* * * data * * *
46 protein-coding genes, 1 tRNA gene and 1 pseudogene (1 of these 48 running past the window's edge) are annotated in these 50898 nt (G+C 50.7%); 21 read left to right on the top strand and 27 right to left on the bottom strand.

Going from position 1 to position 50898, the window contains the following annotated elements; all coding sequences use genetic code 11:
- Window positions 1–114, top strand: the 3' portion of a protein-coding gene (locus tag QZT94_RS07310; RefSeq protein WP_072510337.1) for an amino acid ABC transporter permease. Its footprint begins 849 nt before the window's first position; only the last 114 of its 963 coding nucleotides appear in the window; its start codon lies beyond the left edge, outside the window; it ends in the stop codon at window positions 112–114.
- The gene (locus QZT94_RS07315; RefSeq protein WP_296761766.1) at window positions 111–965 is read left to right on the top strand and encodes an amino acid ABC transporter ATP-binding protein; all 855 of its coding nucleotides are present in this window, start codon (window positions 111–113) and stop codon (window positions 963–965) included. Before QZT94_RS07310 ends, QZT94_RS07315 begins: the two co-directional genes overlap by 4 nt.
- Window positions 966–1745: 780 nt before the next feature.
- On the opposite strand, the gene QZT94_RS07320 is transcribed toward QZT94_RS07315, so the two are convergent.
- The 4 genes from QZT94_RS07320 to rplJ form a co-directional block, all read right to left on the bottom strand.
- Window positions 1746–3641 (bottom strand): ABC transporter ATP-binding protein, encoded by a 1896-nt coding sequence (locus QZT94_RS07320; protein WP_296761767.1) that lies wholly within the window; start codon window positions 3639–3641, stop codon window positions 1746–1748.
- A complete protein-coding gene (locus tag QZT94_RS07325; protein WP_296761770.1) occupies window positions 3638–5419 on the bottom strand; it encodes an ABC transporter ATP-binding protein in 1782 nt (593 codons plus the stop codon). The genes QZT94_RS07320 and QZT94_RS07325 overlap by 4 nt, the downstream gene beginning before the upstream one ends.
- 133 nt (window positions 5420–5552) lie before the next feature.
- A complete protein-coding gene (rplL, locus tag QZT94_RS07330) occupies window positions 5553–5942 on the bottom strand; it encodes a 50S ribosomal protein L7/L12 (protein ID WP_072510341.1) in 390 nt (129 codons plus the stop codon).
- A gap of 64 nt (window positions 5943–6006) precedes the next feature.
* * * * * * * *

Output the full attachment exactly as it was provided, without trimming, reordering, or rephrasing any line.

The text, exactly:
46 protein-coding genes, 1 tRNA gene and 1 pseudogene (1 of these 48 running past the window's edge) are annotated in these 50898 nt (G+C 50.7%); 21 read left to right on the top strand and 27 right to left on the bottom strand.

Going from position 1 to position 50898, the window contains the following annotated elements; all coding sequences use genetic code 11:
- Window positions 1–114, top strand: the 3' portion of a protein-coding gene (locus tag QZT94_RS07310; RefSeq protein WP_072510337.1) for an amino acid ABC transporter permease. Its footprint begins 849 nt before the window's first position; only the last 114 of its 963 coding nucleotides appear in the window; its start codon lies beyond the left edge, outside the window; it ends in the stop codon at window positions 112–114.
- The gene (locus QZT94_RS07315; RefSeq protein WP_296761766.1) at window positions 111–965 is read left to right on the top strand and encodes an amino acid ABC transporter ATP-binding protein; all 855 of its coding nucleotides are present in this window, start codon (window positions 111–113) and stop codon (window positions 963–965) included. Before QZT94_RS07310 ends, QZT94_RS07315 begins: the two co-directional genes overlap by 4 nt.
- Window positions 966–1745: 780 nt before the next feature.
- On the opposite strand, the gene QZT94_RS07320 is transcribed toward QZT94_RS07315, so the two are convergent.
- The 4 genes from QZT94_RS07320 to rplJ form a co-directional block, all read right to left on the bottom strand.
- Window positions 1746–3641 (bottom strand): ABC transporter ATP-binding protein, encoded by a 1896-nt coding sequence (locus QZT94_RS07320; protein WP_296761767.1) that lies wholly within the window; start codon window positions 3639–3641, stop codon window positions 1746–1748.
- A complete protein-coding gene (locus tag QZT94_RS07325; protein WP_296761770.1) occupies window positions 3638–5419 on the bottom strand; it encodes an ABC transporter ATP-binding protein in 1782 nt (593 codons plus the stop codon). The genes QZT94_RS07320 and QZT94_RS07325 overlap by 4 nt, the downstream gene beginning before the upstream one ends.
- 133 nt (window positions 5420–5552) lie before the next feature.
- A complete protein-coding gene (rplL, locus tag QZT94_RS07330) occupies window positions 5553–5942 on the bottom strand; it encodes a 50S ribosomal protein L7/L12 (protein ID WP_072510341.1) in 390 nt (129 codons plus the stop codon).
- A gap of 64 nt (window positions 5943–6006) precedes the next feature.